Listeria tied to caramel apples prompts broad CDC warning

Caramel apples
Caramel apples

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A listeriosis outbreak involving 28 illnesses in 10 states, with 5 deaths, prompted federal health officials today to warn consumers against eating any commercially produced caramel apples until more is known about the situation.

In issuing the warning, the Centers for Disease Control and Prevention (CDC) did not name any specific caramel apple brands. But the Minnesota Department of Health (MDH) said yesterday that patients in the state had bought Carnival brand and Kitchen Cravings brand caramel apples. Minnesota has had four cases, two of which were fatal.

High hospitalization rate

The CDC said 26 patients in the outbreak—all of those for whom the information was available—were hospitalized, and 5 of them died. Listeriosis contributed to at least 4 of the deaths. Three cases in the outbreak involved meningitis in children between the ages of 5 and 15, the agency said.

Investigative efforts by the CDC, the Food and Drug Administration, and several state health departments have pointed to commercially produced caramel apples as the source of Listeria monocytogenes in the outbreak, the CDC reported. Fifteen of 18 people interviewed reported eating the products before they got sick.

The agency is recommending avoidance of all commercial caramel apples, including those with toppings such as nuts, sprinkles, or chocolate, "until more specific guidance can be provided." It said that though caramel apples are usually a fall seasonal product, some may still be in stores or consumers' homes.

States that have reported cases, the CDC said, are Arizona, 4; California, 1; Minnesota, 4; Missouri, 5; New Mexico, 5; North Carolina, 1; Texas, 4; Utah, 1; Washington, 1; and Wisconsin, 2.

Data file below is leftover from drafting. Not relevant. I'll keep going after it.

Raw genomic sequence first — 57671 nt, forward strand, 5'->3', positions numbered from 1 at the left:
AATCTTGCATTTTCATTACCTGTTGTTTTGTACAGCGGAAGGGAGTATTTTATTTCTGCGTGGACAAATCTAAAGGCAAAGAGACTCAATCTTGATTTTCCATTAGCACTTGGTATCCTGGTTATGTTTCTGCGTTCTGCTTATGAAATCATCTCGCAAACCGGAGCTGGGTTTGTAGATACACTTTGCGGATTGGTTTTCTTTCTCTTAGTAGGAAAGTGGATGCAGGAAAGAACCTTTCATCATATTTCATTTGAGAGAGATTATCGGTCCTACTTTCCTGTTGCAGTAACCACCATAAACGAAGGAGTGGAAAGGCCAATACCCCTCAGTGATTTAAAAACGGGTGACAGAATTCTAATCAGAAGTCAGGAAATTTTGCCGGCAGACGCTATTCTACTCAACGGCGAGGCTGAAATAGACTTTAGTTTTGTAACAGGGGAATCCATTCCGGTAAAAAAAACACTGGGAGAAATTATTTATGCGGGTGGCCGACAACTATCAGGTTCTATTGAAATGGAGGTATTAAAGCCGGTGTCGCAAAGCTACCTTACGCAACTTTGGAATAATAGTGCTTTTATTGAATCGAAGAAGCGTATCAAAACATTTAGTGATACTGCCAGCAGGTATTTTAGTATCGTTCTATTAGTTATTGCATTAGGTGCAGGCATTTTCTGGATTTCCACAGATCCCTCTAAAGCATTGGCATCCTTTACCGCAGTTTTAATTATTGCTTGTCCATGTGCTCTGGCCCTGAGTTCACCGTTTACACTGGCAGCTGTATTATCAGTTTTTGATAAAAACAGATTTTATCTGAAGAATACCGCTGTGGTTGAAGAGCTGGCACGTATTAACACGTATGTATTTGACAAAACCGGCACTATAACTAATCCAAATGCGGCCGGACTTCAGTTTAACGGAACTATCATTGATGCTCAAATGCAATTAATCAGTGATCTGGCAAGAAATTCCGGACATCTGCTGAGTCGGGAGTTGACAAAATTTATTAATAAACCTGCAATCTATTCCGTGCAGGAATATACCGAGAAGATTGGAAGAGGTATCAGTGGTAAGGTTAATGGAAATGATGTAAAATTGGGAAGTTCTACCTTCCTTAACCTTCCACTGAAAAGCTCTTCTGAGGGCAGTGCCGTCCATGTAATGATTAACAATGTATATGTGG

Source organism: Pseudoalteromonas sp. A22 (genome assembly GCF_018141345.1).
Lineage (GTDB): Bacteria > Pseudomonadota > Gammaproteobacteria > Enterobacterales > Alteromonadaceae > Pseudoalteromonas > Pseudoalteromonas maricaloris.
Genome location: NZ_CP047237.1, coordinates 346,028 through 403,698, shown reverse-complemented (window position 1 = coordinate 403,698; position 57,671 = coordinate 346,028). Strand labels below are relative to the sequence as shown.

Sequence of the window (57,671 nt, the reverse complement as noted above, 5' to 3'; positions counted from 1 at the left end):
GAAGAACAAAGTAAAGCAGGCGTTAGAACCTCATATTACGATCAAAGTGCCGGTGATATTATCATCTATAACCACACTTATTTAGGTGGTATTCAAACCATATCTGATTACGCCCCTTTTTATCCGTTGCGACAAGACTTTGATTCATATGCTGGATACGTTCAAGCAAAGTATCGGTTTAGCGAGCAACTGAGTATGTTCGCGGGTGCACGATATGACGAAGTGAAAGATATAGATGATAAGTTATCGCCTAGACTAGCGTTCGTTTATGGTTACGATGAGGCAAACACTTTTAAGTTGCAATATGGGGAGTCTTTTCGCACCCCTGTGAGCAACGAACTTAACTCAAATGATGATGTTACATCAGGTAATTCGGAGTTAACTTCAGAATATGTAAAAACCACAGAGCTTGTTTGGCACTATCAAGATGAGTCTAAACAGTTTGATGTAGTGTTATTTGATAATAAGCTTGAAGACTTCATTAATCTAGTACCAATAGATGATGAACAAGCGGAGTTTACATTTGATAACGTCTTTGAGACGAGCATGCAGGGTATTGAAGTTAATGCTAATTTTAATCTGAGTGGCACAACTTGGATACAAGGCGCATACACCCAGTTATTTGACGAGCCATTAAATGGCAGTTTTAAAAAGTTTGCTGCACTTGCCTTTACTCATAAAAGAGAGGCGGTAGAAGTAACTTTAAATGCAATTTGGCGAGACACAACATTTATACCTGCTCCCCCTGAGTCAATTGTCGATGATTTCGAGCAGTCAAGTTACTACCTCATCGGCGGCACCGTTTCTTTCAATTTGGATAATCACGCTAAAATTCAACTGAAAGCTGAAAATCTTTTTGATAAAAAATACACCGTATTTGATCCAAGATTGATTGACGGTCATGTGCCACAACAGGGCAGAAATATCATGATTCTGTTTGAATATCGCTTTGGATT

Illness-onset dates ranged from Oct 17 to Nov 27, the CDC reported. Nine illnesses have occurred in pregnant women or newborn babies, but no miscarriages have been reported.

Using molecular techniques—pulsed-field gel electrophoresis and whole-genome sequencing—investigators have identified two case clusters in the outbreak, the CDC said. Listeria isolates were found to be closely related within each cluster but distinct between the clusters.

"CDC is investigating the two clusters together because one person was infected with both Listeria strains simultaneously and also because illnesses in the two clusters have occurred during a similar time period and in similar regions of the country," the agency said.

Stores listed in Minnesota

In Minnesota, patients bought caramel apples from Cub Foods, Kwik Trip, and Mike's Discount Foods, which carried the Carnival and Kitchen Cravings brands, the MDH said. Those two brands are no longer available in stores, but the MDH is concerned that people may still have them at home. The department said other brands and locations may be affected as the investigation continues.

The MDH noted that listeriosis mainly affects older adults, pregnant women, newborns, and people with weakened immune systems, causing symptoms such as fever, muscle aches, headache, stiff neck, confusion, loss of balance, and convulsions. In pregnant women, the infection can lead to miscarriage, stillbirth, or premature delivery. Symptoms may begin anytime from 3 to 70 days after infection.

The CDC said none of the cases have been tied to any apples other than commercially produced caramel apples.

Caramel apples are an unusual vehicle for L monocytogenes, which is more typically associated with raw meats and vegetables, unpasteurized milk and cheese, soft cheeses, processed meats, and smoked seafood. However, a listeriosis outbreak linked to Colorado cantaloupes caused at least 147 cases and 33 deaths in 2011 and 2012.

See also:

Dec 19 CDC notice

Dec 18 MDH statement

CDC information on Listeria

Aug 28, 2012, CIDRAP News item on cantaloupe-linked outbreak

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